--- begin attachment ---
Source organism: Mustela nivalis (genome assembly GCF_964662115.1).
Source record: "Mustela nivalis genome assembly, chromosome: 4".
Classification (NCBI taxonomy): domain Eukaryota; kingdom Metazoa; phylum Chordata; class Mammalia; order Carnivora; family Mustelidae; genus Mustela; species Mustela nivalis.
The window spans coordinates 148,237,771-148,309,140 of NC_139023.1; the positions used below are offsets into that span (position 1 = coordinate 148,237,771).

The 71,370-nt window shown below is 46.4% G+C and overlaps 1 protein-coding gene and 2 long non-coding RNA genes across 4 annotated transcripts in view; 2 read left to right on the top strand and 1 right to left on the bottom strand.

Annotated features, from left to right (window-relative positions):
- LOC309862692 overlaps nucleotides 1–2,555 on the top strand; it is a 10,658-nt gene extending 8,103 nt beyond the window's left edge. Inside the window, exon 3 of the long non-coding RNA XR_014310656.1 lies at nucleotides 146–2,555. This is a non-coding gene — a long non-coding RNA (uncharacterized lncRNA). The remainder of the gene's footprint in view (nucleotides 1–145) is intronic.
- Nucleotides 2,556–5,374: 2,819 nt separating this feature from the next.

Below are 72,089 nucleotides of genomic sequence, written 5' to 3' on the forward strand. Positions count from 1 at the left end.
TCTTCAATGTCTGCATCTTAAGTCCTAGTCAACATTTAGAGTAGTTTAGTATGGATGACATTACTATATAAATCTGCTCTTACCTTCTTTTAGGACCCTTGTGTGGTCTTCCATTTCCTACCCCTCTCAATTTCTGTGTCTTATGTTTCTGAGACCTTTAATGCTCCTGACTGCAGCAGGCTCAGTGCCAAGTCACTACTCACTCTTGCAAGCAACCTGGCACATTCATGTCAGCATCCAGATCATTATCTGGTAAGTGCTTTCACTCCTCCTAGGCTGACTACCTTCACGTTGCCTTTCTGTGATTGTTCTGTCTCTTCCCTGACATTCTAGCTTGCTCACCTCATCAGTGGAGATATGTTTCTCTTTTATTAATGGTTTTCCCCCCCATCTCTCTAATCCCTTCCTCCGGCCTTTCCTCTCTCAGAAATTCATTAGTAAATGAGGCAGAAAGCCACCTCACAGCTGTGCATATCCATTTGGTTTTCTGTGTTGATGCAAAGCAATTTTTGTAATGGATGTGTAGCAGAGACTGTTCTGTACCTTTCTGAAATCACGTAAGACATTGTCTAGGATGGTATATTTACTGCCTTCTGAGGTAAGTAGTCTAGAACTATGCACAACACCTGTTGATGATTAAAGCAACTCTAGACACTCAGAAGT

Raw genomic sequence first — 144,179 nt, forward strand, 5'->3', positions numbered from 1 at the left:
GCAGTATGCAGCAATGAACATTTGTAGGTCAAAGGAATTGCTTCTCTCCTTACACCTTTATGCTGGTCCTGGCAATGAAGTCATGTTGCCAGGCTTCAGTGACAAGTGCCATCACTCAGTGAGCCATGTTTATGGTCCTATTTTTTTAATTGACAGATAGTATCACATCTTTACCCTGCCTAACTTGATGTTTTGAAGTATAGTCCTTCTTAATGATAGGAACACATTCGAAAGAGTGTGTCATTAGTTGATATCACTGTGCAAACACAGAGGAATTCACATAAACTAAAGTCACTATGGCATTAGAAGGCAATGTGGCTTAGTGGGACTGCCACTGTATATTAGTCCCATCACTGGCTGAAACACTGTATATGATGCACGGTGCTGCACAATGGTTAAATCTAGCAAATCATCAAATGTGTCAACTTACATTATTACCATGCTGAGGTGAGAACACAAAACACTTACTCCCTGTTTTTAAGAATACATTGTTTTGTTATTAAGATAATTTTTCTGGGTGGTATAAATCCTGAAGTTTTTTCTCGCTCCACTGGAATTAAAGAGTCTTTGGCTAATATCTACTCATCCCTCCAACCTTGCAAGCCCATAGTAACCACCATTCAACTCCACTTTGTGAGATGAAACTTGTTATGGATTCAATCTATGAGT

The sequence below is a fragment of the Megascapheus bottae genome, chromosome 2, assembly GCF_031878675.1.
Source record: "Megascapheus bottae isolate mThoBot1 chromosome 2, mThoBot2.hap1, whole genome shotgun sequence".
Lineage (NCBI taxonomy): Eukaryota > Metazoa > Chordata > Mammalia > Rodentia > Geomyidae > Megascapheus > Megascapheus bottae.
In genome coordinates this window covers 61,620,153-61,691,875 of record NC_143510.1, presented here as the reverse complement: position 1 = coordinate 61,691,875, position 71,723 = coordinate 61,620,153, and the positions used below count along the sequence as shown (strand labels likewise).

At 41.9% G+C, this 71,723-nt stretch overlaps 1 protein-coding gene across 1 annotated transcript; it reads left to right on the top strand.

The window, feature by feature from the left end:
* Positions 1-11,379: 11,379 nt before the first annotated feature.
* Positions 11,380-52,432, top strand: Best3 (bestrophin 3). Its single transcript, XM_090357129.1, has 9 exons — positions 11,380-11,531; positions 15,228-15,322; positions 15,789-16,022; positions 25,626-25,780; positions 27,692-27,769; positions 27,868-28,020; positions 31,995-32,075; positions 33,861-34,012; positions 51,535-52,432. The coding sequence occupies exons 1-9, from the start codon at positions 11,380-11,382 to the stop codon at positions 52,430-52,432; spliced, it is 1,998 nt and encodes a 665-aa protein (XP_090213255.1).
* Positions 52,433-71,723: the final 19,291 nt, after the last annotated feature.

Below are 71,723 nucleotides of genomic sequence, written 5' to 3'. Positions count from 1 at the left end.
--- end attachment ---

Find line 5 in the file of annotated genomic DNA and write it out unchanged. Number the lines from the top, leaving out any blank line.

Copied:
The 71,370-nt window shown below is 46.4% G+C and overlaps 1 protein-coding gene and 2 long non-coding RNA genes across 4 annotated transcripts in view; 2 read left to right on the top strand and 1 right to left on the bottom strand.